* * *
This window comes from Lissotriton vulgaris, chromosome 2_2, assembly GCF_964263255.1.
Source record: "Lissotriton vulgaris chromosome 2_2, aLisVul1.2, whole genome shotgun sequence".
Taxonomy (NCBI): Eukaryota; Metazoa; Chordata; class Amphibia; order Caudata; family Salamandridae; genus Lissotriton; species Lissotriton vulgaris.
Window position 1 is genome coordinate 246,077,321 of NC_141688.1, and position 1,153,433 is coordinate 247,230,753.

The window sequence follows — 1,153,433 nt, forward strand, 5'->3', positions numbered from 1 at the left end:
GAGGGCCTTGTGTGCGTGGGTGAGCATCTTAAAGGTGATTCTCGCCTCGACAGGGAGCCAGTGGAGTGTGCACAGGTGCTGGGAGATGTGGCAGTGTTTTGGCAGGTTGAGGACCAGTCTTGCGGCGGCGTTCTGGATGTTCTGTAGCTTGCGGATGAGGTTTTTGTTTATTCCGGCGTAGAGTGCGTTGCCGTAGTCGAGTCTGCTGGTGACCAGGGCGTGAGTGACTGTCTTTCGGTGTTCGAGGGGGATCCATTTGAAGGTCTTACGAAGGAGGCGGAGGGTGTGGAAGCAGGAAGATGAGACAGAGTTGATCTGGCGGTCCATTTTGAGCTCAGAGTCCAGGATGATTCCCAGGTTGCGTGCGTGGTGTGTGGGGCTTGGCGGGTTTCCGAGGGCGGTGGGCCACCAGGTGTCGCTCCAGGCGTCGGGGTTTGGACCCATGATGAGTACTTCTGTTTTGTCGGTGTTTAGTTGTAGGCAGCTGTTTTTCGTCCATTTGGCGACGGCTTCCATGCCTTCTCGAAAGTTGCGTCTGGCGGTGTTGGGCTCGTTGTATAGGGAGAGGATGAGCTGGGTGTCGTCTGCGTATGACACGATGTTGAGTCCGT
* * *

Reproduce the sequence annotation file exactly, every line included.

This window comes from Lissotriton vulgaris, chromosome 2_2, assembly GCF_964263255.1.
Source record: "Lissotriton vulgaris chromosome 2_2, aLisVul1.2, whole genome shotgun sequence".
Taxonomy (NCBI): Eukaryota; Metazoa; Chordata; class Amphibia; order Caudata; family Salamandridae; genus Lissotriton; species Lissotriton vulgaris.
Window position 1 is genome coordinate 246,077,321 of NC_141688.1, and position 1,153,433 is coordinate 247,230,753.

The window sequence follows — 1,153,433 nt, forward strand, 5'->3', positions numbered from 1 at the left end:
GAGGGCCTTGTGTGCGTGGGTGAGCATCTTAAAGGTGATTCTCGCCTCGACAGGGAGCCAGTGGAGTGTGCACAGGTGCTGGGAGATGTGGCAGTGTTTTGGCAGGTTGAGGACCAGTCTTGCGGCGGCGTTCTGGATGTTCTGTAGCTTGCGGATGAGGTTTTTGTTTATTCCGGCGTAGAGTGCGTTGCCGTAGTCGAGTCTGCTGGTGACCAGGGCGTGAGTGACTGTCTTTCGGTGTTCGAGGGGGATCCATTTGAAGGTCTTACGAAGGAGGCGGAGGGTGTGGAAGCAGGAAGATGAGACAGAGTTGATCTGGCGGTCCATTTTGAGCTCAGAGTCCAGGATGATTCCCAGGTTGCGTGCGTGGTGTGTGGGGCTTGGCGGGTTTCCGAGGGCGGTGGGCCACCAGGTGTCGCTCCAGGCGTCGGGGTTTGGACCCATGATGAGTACTTCTGTTTTGTCGGTGTTTAGTTGTAGGCAGCTGTTTTTCGTCCATTTGGCGACGGCTTCCATGCCTTCTCGAAAGTTGCGTCTGGCGGTGTTGGGCTCGTTGTATAGGGAGAGGATGAGCTGGGTGTCGTCTGCGTATGACACGATGTTGAGTCCGT